It seems to be “common knowledge among microbiologists that the things you use to clean your dishes are the dirtiest objects in your home.” Eww. Well, now you know too, even if you’re no microbiologist.
The study suggests that the kitchen sponge hosts “bacterial colonies.” These things are considered to be “a health hazard.” So much so, researchers are now recommending that we throw the thing away every week.
Sponges are a haven for bacteria for a number of reasons. For one thing, a kitchen sponge is usually warm because of the warm water. It’s often wet for obvious reasons and it regularly contains traces of food. Really, we’re presenting bacteria with life on a silver platter.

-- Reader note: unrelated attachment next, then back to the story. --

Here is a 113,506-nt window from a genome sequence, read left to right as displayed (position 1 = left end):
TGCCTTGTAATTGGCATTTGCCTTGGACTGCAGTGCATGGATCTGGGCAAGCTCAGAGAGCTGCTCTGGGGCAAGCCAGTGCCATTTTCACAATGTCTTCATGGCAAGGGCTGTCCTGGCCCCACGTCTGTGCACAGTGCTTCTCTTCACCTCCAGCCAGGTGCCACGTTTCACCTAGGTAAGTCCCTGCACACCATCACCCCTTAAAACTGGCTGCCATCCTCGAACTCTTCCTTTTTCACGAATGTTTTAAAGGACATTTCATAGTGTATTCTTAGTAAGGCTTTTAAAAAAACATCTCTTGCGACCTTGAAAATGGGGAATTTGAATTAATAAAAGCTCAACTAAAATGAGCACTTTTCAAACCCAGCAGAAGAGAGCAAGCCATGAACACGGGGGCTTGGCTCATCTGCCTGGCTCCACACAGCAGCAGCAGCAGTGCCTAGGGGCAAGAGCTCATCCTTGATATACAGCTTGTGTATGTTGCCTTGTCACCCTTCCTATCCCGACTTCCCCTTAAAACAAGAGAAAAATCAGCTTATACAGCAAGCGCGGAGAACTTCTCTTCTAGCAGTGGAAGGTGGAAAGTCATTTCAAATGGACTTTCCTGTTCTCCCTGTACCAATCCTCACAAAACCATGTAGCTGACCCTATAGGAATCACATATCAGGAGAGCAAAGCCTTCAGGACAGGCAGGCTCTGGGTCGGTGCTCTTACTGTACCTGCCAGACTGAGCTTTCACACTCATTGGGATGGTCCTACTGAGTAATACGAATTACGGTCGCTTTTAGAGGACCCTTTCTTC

“Our work demonstrated that kitchen sponges harbor a higher bacterial diversity than previously thought," the authors wrote. 10 of the most common bacteria found in the kitchen sponges had “pathogenic potential.” These include, “Acinetobacter johnsonii, Chryseobacterium hominis, and Moraxella osloensis.”
There was another interesting fact that came out of this study. From results, the researchers found that cleaning the sponge wasn’t as effective as previously thought. Even thorough clean that many swore by.
“Microwaving and boiling sponges can initially reduce about 60 percent of the bacteria on them, according to the study, but won't sterilize them.” Sterilization is the only way to rid anything of bacteria. If this is not happening on the sponge, drastic measures need to be taken...